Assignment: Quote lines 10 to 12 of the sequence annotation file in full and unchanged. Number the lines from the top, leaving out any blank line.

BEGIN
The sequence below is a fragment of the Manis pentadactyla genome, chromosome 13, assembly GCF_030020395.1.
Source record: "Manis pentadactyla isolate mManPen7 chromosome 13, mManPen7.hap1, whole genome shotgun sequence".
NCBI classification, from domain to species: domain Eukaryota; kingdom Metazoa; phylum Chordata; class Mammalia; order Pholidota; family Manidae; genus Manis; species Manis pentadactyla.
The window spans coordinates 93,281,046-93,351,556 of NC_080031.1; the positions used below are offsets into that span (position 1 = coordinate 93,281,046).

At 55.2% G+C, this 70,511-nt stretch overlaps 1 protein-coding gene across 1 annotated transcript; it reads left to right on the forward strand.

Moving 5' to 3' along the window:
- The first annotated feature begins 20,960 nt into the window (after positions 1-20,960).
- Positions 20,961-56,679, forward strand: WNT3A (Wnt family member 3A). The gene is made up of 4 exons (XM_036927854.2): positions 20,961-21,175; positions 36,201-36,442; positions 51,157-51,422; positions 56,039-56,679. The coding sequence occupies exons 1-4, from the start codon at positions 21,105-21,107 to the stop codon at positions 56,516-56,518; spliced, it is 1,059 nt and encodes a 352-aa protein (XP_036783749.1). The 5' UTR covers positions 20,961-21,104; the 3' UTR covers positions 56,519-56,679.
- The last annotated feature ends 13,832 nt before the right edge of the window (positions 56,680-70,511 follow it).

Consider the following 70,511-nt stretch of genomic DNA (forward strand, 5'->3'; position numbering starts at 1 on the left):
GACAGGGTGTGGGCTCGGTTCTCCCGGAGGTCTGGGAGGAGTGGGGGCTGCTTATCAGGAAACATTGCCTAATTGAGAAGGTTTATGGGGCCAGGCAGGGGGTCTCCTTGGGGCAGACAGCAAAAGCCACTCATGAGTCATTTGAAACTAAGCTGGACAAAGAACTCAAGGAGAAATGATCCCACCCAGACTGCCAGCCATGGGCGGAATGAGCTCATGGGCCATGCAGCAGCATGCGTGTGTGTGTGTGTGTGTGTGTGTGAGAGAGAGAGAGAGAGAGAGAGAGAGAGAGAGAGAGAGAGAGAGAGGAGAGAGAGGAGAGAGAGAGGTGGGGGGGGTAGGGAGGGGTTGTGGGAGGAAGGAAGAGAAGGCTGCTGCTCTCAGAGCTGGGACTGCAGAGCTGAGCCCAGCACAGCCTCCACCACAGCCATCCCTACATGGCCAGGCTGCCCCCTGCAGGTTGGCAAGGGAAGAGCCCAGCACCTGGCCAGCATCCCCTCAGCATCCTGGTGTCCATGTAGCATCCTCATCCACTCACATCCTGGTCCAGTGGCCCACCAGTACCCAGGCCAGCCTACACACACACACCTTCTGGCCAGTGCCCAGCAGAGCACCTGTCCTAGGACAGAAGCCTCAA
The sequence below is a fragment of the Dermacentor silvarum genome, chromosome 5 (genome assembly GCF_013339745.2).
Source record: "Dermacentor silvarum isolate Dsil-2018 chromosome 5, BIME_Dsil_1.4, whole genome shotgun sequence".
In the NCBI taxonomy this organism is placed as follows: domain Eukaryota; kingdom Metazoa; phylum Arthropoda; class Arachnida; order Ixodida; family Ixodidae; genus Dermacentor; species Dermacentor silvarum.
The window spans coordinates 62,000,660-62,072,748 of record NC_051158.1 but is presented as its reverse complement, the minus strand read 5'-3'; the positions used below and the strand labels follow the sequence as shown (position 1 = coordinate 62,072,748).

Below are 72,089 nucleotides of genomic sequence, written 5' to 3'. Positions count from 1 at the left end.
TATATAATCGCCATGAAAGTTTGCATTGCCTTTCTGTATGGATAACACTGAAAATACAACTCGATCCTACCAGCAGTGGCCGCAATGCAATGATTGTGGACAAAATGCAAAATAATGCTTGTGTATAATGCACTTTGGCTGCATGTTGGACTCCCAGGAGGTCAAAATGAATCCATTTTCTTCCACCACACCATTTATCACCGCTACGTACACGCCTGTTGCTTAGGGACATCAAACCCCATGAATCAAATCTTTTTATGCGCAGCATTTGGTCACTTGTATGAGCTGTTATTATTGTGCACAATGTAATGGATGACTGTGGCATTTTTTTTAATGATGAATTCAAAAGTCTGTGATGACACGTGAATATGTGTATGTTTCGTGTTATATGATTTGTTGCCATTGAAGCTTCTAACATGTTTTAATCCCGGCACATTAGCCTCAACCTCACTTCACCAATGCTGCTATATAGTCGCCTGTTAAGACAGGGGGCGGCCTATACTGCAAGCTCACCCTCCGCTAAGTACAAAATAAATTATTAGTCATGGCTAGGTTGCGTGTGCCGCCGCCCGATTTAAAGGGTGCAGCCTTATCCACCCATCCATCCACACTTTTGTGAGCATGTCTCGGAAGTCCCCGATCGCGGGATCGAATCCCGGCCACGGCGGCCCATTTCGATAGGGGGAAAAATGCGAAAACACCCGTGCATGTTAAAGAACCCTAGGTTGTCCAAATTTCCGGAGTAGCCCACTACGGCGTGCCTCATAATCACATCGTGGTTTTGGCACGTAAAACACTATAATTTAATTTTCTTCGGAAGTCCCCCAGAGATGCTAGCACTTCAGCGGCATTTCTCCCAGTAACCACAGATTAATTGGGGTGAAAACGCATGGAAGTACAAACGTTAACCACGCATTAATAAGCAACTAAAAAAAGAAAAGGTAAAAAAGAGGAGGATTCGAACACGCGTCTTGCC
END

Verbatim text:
Consider the following 70,511-nt stretch of genomic DNA (forward strand, 5'->3'; position numbering starts at 1 on the left):
GACAGGGTGTGGGCTCGGTTCTCCCGGAGGTCTGGGAGGAGTGGGGGCTGCTTATCAGGAAACATTGCCTAATTGAGAAGGTTTATGGGGCCAGGCAGGGGGTCTCCTTGGGGCAGACAGCAAAAGCCACTCATGAGTCATTTGAAACTAAGCTGGACAAAGAACTCAAGGAGAAATGATCCCACCCAGACTGCCAGCCATGGGCGGAATGAGCTCATGGGCCATGCAGCAGCATGCGTGTGTGTGTGTGTGTGTGTGTGTGAGAGAGAGAGAGAGAGAGAGAGAGAGAGAGAGAGAGAGAGAGAGAGGAGAGAGAGGAGAGAGAGAGGTGGGGGGGGTAGGGAGGGGTTGTGGGAGGAAGGAAGAGAAGGCTGCTGCTCTCAGAGCTGGGACTGCAGAGCTGAGCCCAGCACAGCCTCCACCACAGCCATCCCTACATGGCCAGGCTGCCCCCTGCAGGTTGGCAAGGGAAGAGCCCAGCACCTGGCCAGCATCCCCTCAGCATCCTGGTGTCCATGTAGCATCCTCATCCACTCACATCCTGGTCCAGTGGCCCACCAGTACCCAGGCCAGCCTACACACACACACCTTCTGGCCAGTGCCCAGCAGAGCACCTGTCCTAGGACAGAAGCCTCAA
The sequence below is a fragment of the Dermacentor silvarum genome, chromosome 5 (genome assembly GCF_013339745.2).